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Mid-way through the third dialogue, the room began to shake. After a moment’s confusion, we realized what was happening. Many of us quickly fled for the exit. A few stayed. One of the Lamas who was present reportedly just stayed in his seat and laughed, saying an earthquake at the end of such an event is “very auspicious!”

We were fortunate that nothing was damaged and nobody was injured. When we saw the news and learned that the quake had originated yet again in Nepal, our hearts were heavy for the additional suffering so close by.

That afternoon, the participants split into different groups for mini-sensing journeys into GNH-related initiatives Thimpu. One group visited a school whose curriculum is built around GNH; another visited a traditional medical hospital; a third visited Bhutan’s first comprehensive waste management program, Greener Way; and another visited a member of Parliament.

May 13th

In the U process, sensing (going to places of most potential, observing with an open mind and heart) is followed by time to retreat, reflect, and allow the deeper sources of knowing and inspiration to emerge. For this part of the process, we chose to visit the Tiger’s Nest Monastery and the beautiful surrounding forest. Some participants chose to hike to the Monastery, which is built into the face of a cliff, while others simply found a quiet place in nature to be with themselves for a few hours and reflect.

Before solo time in Nature

Before solo time in Nature

When the group came back together in the evening, we met in a circle to share experiences and insights.

May 14th

The second to last day of the program was dedicated to crystalizing and prototyping the future that is wanting to emerge.

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The morning began with an introduction to the process of moving from inspiration (presencing) into crystallizing and then prototyping. Otto then led the group through a 17-step guided journaling process, which is a method for exploring the two root questions of creativity – namely, who is my Self? And what is my Work?

Following the journaling exercise, pairs or trios were formed in what were called “resonance-clusters” – which led to the formation of larger self-organized groups that came together around areas of interest or resonance. This gave participants the option to either stay with their regional groups for prototyping, or if they felt a stronger pull to team up with participants from other regions, to do that instead.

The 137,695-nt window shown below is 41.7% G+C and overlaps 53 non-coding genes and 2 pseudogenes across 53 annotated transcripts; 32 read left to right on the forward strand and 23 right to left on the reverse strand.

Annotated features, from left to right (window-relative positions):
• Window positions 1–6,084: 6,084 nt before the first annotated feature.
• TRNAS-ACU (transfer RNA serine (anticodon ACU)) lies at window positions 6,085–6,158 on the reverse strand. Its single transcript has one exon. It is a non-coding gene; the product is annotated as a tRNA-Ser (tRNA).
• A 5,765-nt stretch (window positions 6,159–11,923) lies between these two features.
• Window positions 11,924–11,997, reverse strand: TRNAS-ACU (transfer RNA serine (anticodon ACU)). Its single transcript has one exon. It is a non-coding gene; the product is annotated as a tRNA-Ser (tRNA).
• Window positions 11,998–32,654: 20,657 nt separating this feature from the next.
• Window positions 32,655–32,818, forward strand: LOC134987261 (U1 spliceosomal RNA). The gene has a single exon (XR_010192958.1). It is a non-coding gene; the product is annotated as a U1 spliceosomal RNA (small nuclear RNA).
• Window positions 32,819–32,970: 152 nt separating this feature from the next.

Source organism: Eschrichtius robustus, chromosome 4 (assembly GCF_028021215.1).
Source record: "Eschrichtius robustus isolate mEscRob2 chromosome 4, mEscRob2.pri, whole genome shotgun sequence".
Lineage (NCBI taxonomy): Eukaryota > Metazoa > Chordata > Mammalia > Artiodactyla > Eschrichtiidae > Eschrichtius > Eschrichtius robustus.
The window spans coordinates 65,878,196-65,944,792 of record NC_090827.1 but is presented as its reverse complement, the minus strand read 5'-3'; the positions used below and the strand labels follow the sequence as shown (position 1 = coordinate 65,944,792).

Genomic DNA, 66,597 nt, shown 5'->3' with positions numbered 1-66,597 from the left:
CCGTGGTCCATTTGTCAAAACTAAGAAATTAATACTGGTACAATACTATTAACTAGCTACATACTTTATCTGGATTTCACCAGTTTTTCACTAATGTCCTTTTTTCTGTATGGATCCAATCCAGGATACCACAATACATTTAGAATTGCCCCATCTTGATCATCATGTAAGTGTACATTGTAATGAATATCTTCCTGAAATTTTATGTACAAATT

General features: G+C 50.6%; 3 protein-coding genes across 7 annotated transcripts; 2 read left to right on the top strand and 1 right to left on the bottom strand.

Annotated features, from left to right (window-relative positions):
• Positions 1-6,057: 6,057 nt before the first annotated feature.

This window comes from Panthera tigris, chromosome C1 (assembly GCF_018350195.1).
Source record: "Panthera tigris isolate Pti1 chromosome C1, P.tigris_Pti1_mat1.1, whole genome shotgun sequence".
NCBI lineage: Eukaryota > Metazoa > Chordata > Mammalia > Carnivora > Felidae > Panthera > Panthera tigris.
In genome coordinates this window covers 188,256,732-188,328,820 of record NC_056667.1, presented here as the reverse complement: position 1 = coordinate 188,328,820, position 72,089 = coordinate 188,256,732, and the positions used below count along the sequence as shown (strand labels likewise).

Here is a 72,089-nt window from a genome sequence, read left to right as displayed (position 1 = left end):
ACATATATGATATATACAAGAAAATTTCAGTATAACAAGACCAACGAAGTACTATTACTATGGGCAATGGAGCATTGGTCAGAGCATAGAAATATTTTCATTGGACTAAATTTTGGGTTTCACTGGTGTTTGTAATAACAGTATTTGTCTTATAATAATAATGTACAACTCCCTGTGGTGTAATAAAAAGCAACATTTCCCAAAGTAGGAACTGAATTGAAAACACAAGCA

The groups spent the afternoon building “3D models” of their prototype ideas using materials such as clay, toy figures, twist-ties, and more.

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These models represented the emerging ideas each group had committed to work on over the coming months – ideas that, as they develop from idea / model into concrete actions, will be shared on this blog in the weeks and months to come.

May 15th

The final day of the program was dedicated to further clarifying the potential prototype projects – goals, partners, gaps and opportunities, identifying possible milestones and ways of documenting these, and also naming what type of support might be required to support the further evolution of such efforts.

Members of the "Bambootan" Prototype Team present their work

Members of the “Bambootan” Prototype Team present their work

After exploring how the smaller prototyping groups and the larger group as a whole intend to stay connected going forward, we met in a closing circle to share final reflections on what had shifted for us individually and collectively during the week. Some shared deeply personal reflections, others brought in humor, and we closed with an improvisational violin solo by Lab facilitator Julia Kim.

Of course, after a week of intense reflection and collaboration, we had time for a good dinner, dancing and celebration.

Stay tuned for updates on the evolving prototypes that are emerging from the Lab.